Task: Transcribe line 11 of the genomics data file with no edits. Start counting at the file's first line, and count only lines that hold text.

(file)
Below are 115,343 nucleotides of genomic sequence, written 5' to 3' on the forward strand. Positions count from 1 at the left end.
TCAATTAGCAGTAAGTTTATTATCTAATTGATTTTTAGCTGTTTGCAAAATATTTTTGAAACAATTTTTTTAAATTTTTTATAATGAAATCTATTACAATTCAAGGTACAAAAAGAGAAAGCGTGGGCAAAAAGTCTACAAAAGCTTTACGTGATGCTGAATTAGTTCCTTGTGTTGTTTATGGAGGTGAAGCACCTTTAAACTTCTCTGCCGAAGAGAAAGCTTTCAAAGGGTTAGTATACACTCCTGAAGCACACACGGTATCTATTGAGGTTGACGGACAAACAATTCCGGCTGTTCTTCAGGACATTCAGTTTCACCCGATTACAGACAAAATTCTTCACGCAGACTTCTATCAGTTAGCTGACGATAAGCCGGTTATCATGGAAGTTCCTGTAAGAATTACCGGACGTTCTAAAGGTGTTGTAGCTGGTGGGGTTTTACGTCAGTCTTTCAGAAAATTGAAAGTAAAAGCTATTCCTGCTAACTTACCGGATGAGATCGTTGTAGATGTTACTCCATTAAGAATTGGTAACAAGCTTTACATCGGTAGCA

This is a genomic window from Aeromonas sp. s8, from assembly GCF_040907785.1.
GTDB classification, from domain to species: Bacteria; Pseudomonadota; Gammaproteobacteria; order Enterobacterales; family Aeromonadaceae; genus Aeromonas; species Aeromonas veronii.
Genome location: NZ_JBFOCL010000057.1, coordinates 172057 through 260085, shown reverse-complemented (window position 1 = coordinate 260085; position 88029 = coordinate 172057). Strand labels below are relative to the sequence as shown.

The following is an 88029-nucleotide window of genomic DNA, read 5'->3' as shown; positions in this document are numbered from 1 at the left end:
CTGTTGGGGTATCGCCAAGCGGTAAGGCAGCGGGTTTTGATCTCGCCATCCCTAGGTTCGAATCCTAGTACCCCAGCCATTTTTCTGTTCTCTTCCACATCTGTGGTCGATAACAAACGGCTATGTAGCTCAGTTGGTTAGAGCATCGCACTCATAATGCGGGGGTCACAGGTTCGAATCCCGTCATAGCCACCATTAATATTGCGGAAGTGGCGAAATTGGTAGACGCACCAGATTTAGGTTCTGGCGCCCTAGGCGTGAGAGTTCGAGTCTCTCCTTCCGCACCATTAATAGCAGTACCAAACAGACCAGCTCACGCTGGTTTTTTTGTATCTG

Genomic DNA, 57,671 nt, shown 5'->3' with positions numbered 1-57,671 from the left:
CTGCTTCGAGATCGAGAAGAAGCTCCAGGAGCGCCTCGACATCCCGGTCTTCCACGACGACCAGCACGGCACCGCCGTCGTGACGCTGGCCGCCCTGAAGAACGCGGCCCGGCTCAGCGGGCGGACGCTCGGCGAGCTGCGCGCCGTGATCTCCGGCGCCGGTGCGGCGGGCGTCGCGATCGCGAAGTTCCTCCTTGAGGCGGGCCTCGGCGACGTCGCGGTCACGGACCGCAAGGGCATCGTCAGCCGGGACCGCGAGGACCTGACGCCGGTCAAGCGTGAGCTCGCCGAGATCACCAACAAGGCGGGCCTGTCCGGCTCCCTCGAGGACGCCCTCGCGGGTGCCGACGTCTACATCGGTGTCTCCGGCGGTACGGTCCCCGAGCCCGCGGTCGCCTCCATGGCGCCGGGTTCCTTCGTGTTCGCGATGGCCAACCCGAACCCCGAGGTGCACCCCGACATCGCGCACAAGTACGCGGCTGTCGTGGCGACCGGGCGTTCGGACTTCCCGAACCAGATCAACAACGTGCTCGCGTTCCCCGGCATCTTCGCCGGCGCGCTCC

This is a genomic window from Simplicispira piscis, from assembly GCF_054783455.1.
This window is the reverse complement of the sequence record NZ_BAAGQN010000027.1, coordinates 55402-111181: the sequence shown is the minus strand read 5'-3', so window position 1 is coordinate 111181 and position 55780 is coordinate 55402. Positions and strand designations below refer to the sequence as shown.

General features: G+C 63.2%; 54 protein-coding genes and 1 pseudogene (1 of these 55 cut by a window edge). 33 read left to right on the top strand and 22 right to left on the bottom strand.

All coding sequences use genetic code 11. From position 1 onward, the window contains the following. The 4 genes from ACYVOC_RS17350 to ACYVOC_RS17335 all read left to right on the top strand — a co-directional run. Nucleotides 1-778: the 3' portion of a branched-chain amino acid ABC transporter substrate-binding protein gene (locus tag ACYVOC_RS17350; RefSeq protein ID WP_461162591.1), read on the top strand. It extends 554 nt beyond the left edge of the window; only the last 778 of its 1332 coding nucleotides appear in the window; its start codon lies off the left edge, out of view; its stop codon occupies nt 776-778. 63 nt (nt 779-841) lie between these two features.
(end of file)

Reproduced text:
This window is the reverse complement of the sequence record NZ_BAAGQN010000027.1, coordinates 55402-111181: the sequence shown is the minus strand read 5'-3', so window position 1 is coordinate 111181 and position 55780 is coordinate 55402. Positions and strand designations below refer to the sequence as shown.